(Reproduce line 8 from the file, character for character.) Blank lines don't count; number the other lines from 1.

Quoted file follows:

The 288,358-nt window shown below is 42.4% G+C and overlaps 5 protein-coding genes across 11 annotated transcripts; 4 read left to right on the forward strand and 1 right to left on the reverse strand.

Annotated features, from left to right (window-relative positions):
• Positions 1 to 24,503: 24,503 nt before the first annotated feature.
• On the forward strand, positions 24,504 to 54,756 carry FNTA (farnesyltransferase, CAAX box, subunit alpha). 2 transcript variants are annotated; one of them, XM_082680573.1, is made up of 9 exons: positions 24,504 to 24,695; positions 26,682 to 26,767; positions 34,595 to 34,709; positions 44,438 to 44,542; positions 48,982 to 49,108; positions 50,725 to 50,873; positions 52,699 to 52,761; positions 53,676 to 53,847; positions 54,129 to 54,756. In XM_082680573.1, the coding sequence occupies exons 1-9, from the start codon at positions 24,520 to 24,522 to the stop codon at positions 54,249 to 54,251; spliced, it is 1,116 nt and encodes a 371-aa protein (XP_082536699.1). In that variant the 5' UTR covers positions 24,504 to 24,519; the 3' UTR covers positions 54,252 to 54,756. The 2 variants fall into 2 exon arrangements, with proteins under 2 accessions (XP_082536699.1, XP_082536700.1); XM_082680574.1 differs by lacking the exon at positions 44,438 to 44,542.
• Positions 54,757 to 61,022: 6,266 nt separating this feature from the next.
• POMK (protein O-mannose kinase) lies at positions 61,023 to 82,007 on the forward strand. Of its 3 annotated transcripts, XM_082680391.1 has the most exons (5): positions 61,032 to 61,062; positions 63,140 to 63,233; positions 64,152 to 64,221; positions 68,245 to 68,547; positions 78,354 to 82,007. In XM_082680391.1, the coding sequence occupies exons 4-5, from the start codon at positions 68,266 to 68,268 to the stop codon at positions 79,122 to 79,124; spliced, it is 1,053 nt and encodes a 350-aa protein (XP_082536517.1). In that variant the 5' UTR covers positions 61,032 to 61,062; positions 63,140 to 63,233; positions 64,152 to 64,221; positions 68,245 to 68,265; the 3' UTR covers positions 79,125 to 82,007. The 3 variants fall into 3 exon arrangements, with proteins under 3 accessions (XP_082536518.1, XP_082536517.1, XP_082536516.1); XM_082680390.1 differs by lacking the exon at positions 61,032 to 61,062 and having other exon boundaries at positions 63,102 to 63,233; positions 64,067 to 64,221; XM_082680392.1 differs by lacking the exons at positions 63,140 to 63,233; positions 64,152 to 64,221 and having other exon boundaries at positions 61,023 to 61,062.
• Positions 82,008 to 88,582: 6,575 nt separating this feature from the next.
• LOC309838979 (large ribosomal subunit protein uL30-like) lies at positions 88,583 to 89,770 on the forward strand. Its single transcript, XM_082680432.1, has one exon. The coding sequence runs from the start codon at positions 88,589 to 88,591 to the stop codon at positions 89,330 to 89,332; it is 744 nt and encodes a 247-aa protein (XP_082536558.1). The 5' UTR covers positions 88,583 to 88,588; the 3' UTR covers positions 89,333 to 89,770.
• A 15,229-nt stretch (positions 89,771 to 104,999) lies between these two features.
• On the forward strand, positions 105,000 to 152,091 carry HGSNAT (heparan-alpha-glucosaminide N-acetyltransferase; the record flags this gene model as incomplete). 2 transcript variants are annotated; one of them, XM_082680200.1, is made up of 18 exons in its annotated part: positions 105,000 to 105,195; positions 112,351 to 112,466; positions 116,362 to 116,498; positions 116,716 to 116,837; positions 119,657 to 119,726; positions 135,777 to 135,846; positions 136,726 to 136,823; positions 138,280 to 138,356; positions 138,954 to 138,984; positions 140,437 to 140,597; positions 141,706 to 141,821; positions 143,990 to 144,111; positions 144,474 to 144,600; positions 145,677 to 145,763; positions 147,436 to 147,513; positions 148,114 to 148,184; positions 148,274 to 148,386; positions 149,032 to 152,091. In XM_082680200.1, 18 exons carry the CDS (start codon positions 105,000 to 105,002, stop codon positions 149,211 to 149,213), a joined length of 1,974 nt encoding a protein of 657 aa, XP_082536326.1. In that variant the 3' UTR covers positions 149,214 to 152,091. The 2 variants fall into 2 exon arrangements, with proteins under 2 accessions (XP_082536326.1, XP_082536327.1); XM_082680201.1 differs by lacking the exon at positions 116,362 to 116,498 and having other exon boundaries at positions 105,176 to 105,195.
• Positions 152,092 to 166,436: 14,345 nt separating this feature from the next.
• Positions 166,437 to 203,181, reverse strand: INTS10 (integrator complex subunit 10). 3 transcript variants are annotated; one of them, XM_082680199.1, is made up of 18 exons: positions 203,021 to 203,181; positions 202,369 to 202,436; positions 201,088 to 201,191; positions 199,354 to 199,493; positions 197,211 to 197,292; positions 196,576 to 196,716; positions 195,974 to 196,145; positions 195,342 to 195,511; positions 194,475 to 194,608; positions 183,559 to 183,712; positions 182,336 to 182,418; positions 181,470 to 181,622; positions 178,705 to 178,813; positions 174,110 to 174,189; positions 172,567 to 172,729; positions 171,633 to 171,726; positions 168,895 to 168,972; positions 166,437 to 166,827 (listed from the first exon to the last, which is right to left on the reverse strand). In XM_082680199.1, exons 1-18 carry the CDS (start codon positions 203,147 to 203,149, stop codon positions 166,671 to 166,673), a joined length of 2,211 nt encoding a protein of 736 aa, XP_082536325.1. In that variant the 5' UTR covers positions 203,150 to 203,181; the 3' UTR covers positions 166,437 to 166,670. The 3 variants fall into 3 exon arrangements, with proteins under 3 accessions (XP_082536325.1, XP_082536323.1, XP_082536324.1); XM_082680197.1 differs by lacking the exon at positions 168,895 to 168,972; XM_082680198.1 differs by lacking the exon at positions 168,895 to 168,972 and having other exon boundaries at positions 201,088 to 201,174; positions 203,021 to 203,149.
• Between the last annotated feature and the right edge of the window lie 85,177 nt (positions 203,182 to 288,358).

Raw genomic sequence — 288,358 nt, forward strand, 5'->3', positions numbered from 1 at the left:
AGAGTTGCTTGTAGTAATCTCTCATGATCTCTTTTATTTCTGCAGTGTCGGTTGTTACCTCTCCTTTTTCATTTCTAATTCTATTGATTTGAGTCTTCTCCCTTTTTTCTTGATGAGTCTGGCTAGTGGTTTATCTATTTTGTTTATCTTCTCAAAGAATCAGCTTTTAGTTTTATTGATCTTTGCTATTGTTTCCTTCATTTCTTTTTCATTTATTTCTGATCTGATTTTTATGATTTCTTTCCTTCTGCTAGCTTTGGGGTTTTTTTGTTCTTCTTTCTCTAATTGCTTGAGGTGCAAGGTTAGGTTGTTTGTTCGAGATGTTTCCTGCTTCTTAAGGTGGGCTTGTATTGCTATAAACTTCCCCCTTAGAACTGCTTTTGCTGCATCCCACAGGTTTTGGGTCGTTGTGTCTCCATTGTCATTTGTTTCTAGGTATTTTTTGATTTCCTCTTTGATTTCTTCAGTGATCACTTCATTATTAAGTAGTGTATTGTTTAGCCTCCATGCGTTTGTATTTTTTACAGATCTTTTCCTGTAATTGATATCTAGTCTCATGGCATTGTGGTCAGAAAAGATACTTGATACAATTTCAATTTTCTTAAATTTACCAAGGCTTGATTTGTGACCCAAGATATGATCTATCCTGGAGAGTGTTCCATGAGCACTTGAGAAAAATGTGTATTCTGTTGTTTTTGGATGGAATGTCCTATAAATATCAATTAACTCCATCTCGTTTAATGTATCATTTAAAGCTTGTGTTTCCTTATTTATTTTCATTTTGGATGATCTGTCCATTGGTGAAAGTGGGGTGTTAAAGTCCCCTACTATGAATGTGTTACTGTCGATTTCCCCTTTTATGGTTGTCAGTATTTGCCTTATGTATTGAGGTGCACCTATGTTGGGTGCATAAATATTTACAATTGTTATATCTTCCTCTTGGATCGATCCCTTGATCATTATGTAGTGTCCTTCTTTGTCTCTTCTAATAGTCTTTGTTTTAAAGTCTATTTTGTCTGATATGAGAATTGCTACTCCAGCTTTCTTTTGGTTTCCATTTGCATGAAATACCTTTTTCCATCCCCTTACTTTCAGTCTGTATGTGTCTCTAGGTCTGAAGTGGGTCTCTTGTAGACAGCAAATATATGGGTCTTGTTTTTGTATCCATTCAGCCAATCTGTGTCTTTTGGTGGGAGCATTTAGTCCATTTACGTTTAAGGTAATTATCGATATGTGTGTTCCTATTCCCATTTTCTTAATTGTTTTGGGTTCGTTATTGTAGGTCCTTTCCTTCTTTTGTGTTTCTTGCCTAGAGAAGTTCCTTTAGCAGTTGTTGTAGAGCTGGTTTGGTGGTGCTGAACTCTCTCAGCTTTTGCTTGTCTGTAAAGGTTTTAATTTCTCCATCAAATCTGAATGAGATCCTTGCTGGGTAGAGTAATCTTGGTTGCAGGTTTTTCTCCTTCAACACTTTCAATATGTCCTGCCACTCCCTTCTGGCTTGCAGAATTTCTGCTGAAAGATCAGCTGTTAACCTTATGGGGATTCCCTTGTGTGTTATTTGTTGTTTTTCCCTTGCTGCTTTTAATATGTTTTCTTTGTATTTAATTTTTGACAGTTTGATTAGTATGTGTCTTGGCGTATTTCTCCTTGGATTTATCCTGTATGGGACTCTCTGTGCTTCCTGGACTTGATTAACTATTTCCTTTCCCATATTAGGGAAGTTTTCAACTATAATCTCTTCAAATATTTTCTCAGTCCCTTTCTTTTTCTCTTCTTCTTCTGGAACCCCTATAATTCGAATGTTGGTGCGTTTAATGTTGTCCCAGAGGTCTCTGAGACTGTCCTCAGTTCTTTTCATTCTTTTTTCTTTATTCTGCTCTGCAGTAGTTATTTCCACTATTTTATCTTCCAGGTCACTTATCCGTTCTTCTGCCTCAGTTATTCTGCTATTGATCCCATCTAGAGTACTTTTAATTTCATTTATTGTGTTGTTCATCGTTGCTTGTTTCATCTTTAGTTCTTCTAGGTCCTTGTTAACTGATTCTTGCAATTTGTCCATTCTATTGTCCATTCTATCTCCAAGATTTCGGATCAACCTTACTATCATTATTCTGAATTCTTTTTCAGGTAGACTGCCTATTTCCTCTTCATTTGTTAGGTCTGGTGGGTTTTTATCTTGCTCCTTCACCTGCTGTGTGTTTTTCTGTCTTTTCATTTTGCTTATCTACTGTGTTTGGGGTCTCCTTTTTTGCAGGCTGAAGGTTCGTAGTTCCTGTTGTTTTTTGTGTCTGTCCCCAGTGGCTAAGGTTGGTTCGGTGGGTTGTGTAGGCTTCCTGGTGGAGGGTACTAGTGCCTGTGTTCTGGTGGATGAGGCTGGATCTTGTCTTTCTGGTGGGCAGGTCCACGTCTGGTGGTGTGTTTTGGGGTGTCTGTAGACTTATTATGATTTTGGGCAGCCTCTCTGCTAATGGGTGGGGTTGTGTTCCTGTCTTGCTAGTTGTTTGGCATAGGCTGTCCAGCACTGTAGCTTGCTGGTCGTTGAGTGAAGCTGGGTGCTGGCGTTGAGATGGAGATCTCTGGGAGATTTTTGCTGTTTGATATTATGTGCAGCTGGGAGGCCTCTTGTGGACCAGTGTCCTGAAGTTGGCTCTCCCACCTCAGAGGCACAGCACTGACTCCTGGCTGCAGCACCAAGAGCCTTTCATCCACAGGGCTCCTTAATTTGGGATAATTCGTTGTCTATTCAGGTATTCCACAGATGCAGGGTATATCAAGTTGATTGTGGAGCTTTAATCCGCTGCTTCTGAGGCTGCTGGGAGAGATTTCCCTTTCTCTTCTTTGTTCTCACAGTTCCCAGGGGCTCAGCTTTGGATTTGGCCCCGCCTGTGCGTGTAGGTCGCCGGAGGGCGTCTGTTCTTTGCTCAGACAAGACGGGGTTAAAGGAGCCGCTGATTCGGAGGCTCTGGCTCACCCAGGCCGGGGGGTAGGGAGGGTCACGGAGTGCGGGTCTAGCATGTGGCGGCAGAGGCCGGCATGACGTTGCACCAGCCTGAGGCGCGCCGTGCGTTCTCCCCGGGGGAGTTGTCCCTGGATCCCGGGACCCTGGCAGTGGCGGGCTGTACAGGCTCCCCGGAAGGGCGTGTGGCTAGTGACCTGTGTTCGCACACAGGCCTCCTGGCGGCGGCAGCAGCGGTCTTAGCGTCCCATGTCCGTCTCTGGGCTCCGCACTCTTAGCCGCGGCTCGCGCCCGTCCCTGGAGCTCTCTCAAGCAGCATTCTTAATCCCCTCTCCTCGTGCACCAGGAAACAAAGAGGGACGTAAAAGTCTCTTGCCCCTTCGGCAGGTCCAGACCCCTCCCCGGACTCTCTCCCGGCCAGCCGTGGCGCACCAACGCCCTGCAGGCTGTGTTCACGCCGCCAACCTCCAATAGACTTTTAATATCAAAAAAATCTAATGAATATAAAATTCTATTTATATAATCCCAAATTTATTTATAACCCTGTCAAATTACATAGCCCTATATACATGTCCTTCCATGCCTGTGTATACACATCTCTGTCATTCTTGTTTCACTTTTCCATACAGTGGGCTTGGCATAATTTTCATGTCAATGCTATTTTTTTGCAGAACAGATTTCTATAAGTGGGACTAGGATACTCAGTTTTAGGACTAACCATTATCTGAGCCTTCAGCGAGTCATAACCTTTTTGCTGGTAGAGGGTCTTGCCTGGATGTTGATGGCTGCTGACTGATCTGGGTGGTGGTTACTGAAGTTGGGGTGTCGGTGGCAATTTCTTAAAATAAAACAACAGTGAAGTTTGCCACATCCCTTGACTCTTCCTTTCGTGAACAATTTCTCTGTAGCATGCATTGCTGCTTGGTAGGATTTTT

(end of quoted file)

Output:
• LOC309838979 (large ribosomal subunit protein uL30-like) lies at positions 88,583 to 89,770 on the forward strand. Its single transcript, XM_082680432.1, has one exon. The coding sequence runs from the start codon at positions 88,589 to 88,591 to the stop codon at positions 89,330 to 89,332; it is 744 nt and encodes a 247-aa protein (XP_082536558.1). The 5' UTR covers positions 88,583 to 88,588; the 3' UTR covers positions 89,333 to 89,770.